Photo courtesy of McGill University.Imagine taking strands of DNA – the material in our cells that determines how we look and function – and using it to build tiny structures that can deliver drugs to targets within the body or take electronic miniaturization to a whole new level.
While it may still sound like science fiction to most of us, researchers have been piecing together and experimenting with DNA structures for decades. And, in recent years, work by scientists such as McGill University chemistry professor Hanadi Sleiman has moved the use of man-made DNA structures closer to a variety of real-world applications.
But as these applications continue to develop, they require increasingly large and complex strands of DNA. That has posed a problem, because the automated systems used for making synthetic DNA can’t produce strands containing more than about 100 bases (the chemicals that link up to form the strands). It can take hundreds of these short strands to assemble nanotubes for applications such as smart drug-delivery systems.
A more economical method
In new research published May 5 in Nature Communications, however, Sleiman’’s team at McGill reports that it has devised a technique to create much longer strands of DNA, including custom-designed sequence patterns. What’s more, this approach also produces large amounts of these longer strands in just a few hours, making the process potentially more economical and commercially viable than existing techniques.
The new method involves piecing together small strands one after the other, so that they attach into a longer DNA strand with the help of an enzyme known as ligase. A second enzyme, polymerase, is then used to generate many copies of the long DNA strand, yielding larger volumes of the material. The polymerase process has the added advantage of correcting any errors that may have been introduced into the sequence, amplifying only the correctly sequenced, full-length product.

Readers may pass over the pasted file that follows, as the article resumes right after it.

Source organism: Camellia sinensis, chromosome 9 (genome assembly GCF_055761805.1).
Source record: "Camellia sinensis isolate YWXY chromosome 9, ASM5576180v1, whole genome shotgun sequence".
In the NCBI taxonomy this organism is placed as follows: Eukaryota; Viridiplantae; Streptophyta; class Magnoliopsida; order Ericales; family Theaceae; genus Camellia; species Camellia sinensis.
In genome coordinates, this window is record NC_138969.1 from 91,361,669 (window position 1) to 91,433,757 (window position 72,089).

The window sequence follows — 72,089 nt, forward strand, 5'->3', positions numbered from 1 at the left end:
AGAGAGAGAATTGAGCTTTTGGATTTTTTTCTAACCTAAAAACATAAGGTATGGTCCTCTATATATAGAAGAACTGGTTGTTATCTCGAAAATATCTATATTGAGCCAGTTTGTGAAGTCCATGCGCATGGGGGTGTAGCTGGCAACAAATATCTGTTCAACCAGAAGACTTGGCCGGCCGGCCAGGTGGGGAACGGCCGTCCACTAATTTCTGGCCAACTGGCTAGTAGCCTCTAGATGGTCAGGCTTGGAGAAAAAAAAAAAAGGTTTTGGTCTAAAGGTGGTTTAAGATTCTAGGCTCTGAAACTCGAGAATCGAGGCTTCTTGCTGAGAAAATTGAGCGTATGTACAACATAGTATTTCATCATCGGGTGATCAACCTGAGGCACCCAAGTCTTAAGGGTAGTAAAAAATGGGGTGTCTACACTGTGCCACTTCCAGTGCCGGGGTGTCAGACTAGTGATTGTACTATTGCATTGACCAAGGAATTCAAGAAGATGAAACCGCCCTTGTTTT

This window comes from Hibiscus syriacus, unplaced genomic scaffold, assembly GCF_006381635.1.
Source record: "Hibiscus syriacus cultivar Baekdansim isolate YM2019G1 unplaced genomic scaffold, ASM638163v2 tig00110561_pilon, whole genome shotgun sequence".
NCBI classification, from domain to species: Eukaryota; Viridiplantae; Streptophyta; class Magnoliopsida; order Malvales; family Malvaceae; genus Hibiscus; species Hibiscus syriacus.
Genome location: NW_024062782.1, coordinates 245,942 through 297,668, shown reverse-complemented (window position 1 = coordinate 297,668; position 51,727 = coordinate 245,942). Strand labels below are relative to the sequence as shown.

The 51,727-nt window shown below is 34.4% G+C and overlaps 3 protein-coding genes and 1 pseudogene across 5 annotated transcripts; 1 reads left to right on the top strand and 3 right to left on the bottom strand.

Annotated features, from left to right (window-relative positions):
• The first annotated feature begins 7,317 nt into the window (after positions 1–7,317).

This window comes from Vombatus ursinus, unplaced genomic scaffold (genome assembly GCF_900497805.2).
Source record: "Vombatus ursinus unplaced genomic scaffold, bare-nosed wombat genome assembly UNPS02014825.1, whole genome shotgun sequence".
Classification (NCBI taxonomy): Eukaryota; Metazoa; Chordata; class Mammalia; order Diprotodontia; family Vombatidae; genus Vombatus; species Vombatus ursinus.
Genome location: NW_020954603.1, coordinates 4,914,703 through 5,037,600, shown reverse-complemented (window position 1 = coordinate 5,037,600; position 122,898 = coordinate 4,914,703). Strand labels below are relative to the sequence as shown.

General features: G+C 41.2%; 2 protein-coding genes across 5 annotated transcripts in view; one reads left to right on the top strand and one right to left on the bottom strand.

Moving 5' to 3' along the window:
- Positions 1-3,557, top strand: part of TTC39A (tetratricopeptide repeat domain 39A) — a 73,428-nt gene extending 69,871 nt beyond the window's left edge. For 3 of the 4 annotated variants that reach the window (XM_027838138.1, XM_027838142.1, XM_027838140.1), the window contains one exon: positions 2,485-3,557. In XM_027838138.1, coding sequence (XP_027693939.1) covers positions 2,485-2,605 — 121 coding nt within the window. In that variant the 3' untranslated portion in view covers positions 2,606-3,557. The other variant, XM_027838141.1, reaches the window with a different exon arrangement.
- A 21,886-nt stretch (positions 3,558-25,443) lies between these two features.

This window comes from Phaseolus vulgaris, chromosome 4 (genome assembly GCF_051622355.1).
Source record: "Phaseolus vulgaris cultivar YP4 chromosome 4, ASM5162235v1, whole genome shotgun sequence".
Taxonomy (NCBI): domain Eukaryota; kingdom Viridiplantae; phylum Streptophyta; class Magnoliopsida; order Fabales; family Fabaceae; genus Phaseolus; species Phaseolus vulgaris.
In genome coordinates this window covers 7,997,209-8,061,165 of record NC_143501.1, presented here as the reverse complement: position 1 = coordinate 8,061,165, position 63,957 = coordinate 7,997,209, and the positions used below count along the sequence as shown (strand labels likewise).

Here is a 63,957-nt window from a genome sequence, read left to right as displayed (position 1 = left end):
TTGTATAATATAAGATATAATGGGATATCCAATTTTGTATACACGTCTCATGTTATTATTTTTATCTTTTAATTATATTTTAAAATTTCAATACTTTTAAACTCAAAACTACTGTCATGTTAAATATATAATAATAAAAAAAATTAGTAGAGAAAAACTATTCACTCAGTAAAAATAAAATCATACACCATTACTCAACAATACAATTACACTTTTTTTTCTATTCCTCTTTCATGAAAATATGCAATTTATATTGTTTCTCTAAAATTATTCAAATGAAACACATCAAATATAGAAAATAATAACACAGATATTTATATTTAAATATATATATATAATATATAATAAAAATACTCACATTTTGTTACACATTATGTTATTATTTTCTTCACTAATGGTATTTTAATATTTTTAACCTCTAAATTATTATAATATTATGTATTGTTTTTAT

Designer DNA materials
The team used these strands as a scaffold to make DNA nanotubes, demonstrating that the technique allows the length and functions of the tubes to be precisely programmed. “In the end, what we get is a long, synthetic DNA strand with exactly the sequence of bases that we want, and with exactly as many repeat units as we want,” explains Sleiman, who co-authored the study with Graham Hamblin, who recently completed his doctorate, and PhD student Janane Rahbani.
“This work opens the door toward a new design strategy in DNA nanotechnology,” Sleiman says. “This could provide access to designer DNA materials that are economical and can compete with cheaper, but less versatile technologies. In the future, uses could range from customized gene and protein synthesis, to applications in nanoelectronics, nano-optics, and medicine, including diagnosis and therapy.”
Partners in research: Funding for the research was provided by the Natural Sciences and Engineering Research Council of Canada, the Fonds de recherché du Québec – Nature et technologies, the Canada Foundation for Innovation, the Canadian Institutes of Health Research, and the Centre for Self-Assembled Chemical Structures.